Prime Minister John Key says it is all very well Labour setting a new target of 4 per cent unemployment but policies were more important than targets, and Labour's policies would increase unemployment.
"I can have a dream of becoming an All Black, too," Mr Key said at his post-Cabinet press conference. "But the probability of Steve Hansen naming me in the squad coming up in the next few months is next to zero."
The Budget-week banter followed a pledge by Labour leader David Cunliffe to cut the rate of unemployment from its present 6 per cent (147,000 people) to 4 per cent within a term.
On today's numbers that would mean another 20,000 in jobs.
Mr Key revealed that Treasury's Budget forecasts to be unveiled on Thursday would be close to Labour's target anyway - with the unemployment rate forecast to be 4.5 per cent by June 2017 - just 0.5 short of Labour's target.
The forecast in the Half Yearly Economic and Fiscal Update in December was 5.2 per cent.
Mr Key also said National was on track to meet its target of 170,000 net new jobs between 2011-2015 - a target which attracted plenty of derision when it was announced in Bill English's 2011 Budget.
"We are going to fulfil our target of creating 170,000 jobs we talked about some years ago," Mr Key said.
The economy was going well but under Labour unemployment would be going up because with its Green partners, it was anti-growth, anti-development, anti-oil and gas exploration, and anti-farming.
Labour would also slow down the economy by increasing taxes.
"There is no way they are going to get unemployment down. Unemployment will be going up.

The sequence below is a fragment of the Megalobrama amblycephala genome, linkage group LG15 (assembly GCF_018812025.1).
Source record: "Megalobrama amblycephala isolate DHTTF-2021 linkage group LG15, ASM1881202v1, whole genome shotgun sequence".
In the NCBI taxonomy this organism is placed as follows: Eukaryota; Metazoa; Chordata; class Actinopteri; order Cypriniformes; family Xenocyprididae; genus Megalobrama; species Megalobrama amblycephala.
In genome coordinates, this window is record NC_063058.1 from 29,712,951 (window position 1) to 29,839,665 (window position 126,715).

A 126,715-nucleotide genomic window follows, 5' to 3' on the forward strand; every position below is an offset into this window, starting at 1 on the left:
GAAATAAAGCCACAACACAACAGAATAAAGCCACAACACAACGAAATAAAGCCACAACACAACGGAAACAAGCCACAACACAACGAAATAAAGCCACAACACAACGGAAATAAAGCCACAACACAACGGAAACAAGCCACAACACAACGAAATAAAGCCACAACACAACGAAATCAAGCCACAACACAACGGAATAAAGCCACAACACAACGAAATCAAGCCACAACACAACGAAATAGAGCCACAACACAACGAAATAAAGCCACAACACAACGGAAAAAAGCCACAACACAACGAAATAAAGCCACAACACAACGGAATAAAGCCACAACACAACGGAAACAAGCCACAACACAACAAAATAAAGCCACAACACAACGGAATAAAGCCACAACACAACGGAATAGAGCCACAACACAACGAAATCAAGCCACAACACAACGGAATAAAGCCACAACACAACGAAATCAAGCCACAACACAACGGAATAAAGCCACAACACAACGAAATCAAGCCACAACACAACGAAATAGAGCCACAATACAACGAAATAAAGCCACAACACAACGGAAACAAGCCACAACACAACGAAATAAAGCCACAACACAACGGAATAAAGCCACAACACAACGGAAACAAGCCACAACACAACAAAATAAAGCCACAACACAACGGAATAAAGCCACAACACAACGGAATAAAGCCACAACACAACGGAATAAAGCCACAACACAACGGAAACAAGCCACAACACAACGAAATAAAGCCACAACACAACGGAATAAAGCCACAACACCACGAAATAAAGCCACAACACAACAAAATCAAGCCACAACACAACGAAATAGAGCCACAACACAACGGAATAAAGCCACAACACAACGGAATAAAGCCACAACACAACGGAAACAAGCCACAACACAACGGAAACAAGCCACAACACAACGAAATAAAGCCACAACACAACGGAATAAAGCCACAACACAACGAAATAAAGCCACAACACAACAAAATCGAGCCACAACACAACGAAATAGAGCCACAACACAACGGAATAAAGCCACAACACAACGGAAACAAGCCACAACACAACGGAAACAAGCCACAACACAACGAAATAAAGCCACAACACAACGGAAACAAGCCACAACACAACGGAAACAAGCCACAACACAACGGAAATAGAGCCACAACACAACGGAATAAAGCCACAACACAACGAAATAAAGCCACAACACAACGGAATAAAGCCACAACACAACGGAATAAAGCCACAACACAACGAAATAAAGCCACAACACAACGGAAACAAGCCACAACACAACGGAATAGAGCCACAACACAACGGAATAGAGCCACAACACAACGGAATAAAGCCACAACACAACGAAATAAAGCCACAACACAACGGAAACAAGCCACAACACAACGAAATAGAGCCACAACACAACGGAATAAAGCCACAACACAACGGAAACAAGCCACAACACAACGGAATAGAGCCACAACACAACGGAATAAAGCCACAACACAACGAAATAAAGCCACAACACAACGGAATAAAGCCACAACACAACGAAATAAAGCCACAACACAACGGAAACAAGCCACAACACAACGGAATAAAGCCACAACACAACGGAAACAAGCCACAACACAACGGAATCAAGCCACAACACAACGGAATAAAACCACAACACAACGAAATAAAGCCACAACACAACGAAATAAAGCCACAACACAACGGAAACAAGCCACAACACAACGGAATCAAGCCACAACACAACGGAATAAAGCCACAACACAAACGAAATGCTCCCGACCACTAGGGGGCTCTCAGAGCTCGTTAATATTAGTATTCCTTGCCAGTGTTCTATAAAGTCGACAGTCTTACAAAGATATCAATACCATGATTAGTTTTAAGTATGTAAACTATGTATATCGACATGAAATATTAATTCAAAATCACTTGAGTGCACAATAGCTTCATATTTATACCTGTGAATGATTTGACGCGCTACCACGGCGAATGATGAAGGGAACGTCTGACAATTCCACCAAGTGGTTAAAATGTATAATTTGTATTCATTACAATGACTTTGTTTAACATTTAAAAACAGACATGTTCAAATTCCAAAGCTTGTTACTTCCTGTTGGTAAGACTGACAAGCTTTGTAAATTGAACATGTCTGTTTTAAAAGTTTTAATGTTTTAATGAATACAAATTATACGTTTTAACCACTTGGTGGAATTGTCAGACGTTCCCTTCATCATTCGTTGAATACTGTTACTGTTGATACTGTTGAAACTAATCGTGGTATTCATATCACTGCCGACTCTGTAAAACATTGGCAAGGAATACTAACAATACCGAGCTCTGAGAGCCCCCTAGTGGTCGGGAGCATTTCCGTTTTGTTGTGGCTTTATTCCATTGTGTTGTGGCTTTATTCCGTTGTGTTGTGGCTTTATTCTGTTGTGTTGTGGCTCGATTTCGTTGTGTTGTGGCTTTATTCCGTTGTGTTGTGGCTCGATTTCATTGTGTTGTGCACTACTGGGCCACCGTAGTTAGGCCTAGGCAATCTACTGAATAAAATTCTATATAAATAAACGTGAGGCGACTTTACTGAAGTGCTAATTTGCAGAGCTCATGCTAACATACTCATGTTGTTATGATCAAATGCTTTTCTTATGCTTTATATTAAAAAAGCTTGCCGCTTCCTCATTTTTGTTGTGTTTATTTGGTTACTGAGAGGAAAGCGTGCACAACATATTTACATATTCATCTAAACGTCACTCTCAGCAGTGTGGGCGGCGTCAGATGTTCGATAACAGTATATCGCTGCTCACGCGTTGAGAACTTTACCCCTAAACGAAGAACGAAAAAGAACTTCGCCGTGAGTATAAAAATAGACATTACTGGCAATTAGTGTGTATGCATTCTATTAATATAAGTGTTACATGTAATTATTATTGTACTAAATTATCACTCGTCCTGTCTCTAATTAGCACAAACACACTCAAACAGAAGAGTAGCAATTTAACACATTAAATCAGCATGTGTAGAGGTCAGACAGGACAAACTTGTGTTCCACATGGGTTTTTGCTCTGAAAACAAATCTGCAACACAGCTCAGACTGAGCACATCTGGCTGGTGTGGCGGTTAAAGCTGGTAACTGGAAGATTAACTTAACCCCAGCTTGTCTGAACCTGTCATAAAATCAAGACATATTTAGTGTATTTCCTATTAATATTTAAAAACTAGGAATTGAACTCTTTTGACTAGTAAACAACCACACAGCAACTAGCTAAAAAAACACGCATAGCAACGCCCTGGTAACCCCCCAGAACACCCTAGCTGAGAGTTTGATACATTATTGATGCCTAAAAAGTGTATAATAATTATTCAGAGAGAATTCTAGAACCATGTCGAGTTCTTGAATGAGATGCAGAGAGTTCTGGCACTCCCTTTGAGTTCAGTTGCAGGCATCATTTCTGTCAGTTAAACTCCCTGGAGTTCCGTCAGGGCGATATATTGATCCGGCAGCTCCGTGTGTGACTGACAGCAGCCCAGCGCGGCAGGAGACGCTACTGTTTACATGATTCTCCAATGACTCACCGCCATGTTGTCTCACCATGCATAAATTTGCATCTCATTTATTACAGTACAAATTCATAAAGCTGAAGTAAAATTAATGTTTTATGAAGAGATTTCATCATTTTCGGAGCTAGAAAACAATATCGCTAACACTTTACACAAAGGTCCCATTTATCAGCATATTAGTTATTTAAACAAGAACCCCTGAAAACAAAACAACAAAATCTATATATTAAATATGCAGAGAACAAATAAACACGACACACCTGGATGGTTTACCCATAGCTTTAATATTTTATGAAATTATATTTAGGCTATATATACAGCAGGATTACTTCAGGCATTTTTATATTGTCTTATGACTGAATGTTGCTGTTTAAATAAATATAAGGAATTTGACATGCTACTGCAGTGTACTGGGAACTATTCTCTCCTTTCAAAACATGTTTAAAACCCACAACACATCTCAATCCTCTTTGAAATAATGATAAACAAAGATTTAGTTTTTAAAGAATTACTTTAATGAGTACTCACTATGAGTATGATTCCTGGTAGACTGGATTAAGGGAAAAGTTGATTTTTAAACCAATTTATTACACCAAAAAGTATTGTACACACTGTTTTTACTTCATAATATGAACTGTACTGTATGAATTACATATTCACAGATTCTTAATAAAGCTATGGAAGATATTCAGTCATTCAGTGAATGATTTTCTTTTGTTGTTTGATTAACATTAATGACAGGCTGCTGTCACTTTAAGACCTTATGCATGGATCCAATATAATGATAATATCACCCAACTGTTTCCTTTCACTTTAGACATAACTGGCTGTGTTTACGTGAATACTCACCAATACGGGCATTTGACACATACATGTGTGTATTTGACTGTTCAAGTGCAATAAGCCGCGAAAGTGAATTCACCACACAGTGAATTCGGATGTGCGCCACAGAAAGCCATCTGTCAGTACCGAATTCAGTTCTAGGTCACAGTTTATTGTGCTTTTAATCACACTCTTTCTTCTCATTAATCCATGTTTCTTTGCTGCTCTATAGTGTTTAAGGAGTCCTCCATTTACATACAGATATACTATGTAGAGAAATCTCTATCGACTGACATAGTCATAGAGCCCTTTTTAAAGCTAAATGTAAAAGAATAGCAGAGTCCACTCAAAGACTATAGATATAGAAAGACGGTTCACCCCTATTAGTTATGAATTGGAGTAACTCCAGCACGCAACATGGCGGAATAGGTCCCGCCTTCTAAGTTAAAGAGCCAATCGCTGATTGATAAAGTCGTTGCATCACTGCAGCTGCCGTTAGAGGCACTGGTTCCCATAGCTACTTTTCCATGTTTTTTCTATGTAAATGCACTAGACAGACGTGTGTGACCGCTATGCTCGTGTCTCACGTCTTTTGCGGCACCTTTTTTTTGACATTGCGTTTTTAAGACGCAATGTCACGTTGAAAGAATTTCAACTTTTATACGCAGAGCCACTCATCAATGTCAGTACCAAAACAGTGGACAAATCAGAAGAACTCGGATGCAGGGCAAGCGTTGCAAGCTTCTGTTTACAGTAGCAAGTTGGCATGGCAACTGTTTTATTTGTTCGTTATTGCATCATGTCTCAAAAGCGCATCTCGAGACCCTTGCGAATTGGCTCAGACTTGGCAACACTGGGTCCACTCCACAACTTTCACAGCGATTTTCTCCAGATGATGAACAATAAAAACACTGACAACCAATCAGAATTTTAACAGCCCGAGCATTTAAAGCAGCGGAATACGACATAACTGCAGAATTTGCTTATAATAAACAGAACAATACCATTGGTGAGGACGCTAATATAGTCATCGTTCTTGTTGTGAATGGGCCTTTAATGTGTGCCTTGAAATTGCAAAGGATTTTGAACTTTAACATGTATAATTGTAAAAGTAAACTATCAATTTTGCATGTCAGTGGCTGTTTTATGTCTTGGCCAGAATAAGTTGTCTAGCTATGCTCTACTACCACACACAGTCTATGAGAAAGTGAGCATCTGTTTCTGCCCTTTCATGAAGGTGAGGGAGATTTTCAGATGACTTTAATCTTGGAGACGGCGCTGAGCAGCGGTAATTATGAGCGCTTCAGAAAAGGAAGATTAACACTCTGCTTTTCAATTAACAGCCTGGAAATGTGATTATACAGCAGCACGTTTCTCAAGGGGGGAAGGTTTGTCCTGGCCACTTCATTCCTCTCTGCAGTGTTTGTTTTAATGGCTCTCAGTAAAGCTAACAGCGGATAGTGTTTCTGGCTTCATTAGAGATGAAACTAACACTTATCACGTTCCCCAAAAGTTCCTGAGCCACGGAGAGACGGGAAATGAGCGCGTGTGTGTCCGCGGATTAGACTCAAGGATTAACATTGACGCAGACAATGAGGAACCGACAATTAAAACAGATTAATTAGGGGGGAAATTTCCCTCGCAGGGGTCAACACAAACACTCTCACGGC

"The reality is it's not about what target you have or what figure you have. It's what policies you have to back that up." He announced that Inland Revenue would get another $132 million over five years to chase up tax returns, $84 million of which was for write-offs, and it was forecast to generate another $297.5 million gross in revenue.
Mr Cunliffe called a press conference at Parliament yesterday to announce the unemployment target and to reaffirm the party would run surpluses unless faced with a domestic disaster or another global downturn.
He said that when Labour was last in government, it had got unemployment as low as 3.5 per cent and achieved average unemployment of 3.9 per cent for five years.
"We did it then and we'll do it again because Labour is the party of jobs."
He acknowledged that the Government's books would be back in surplus on Thursday and that getting them in order was important.
"But we also know that New Zealanders want more from their government than tidy book-keeping."
"The Budget is more about numbers - it's about people."
The Government would try to tell the country that the surplus meant their economic management had been a success, Mr Cunliffe said.
"They will ask us to ignore the stagnant wages of most working families. They will ask us to turn a blind eye to the soaring costs of living at the supermarket, in our power bills and in our mortgages and rents."